I was terrified of the PD coming back, so I ordered refills for an entire year. After 11 months, I had clear skin, but I was getting sick all the time. I could tell that I was building up antibiotic dependence and resistance, so I quit cold turkey and decided to go a natural route.
I’ve spent time in India and in China, and I believe in many Eastern health practices, so I turned to an alternative specialist to help with my PD. Christina Miller is the founder of Thrive Ayurveda and a certified Ayurvedic practitioner in Santa Barbara, with a Master’s degree in South Asian religious studies. Her knowledge of Sanskrit allows her to read from original Ayurvedic texts. “Since perioral dermatitis is a symptom rather than a standalone imbalance, it can be difficult to treat without identifying the root cause," she says. "It’s exacerbated by things like stress, anxiety, and poor diet or gut health. In cases of chronic PD, we can see flare-ups more often in periods of high stress.”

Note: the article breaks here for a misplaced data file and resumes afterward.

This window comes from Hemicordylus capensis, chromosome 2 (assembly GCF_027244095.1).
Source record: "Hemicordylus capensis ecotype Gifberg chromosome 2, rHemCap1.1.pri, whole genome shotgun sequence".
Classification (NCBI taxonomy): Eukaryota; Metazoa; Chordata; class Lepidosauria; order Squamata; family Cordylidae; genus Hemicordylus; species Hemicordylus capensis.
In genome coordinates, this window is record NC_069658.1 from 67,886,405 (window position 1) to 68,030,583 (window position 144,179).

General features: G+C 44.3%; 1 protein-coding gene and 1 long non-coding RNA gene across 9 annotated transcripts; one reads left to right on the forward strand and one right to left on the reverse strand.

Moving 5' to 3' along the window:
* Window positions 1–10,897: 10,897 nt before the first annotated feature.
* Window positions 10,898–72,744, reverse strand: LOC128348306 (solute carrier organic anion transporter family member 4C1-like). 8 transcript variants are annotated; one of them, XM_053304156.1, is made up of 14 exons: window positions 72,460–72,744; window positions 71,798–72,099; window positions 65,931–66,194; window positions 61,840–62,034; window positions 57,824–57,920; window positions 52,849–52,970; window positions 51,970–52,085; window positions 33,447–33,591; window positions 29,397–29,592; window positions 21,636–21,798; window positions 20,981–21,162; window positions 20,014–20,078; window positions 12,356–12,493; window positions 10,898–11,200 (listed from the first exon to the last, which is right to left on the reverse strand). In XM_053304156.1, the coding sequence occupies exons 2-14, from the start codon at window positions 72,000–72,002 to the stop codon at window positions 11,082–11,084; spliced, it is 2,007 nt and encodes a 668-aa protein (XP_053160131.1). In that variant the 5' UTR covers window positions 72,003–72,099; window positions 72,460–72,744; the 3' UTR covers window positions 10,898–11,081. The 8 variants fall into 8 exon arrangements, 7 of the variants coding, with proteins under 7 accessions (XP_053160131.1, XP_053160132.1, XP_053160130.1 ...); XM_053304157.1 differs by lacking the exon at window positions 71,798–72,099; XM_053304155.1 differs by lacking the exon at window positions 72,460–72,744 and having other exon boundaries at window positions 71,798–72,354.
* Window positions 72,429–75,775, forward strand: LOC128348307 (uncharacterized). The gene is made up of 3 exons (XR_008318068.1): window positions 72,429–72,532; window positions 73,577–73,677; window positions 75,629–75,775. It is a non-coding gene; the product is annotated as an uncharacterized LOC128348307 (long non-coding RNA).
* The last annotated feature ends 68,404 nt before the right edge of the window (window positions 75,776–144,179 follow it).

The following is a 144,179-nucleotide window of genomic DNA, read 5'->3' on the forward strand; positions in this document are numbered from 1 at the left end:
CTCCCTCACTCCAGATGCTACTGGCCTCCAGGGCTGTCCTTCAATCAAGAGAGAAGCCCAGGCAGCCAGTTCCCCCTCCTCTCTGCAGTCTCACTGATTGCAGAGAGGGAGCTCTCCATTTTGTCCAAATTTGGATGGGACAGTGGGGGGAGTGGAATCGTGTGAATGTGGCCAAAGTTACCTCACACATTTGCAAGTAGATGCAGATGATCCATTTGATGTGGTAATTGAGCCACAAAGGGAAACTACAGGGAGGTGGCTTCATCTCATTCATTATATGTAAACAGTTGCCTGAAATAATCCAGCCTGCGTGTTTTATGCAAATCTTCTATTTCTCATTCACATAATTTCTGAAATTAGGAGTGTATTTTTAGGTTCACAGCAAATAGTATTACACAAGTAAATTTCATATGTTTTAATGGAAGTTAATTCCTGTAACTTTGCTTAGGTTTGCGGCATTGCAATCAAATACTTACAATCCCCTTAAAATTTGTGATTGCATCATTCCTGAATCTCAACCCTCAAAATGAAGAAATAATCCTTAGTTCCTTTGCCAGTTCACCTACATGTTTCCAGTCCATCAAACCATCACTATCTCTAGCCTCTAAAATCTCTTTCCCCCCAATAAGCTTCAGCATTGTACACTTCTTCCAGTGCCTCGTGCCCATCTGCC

I surely have regular stress, and after an entire year of antibiotics, I definitely had poor gut health. To avoid another flare-up, Miller recommended that I start by throwing away any fluoride toothpaste and doing a month-long parasite cleanse by Organic Olivia.
[Ed note: Dr. Nazarian says there is no evidence-based medicine to support the validity of a parasite cleanse or the presence of pathogenic bacteria in anyone with perioral dermatitis.]
Organic Olivia ParaPro Formula
The supplements were originally formulated for the founder to clear her chronic cystic acne and to clean out any lurking pathogenic bacteria. Luckily, the cleanse felt mild. After 30 days, my gut felt re-balanced and my skin was still clear, flare-up free, and I definitely had more energy.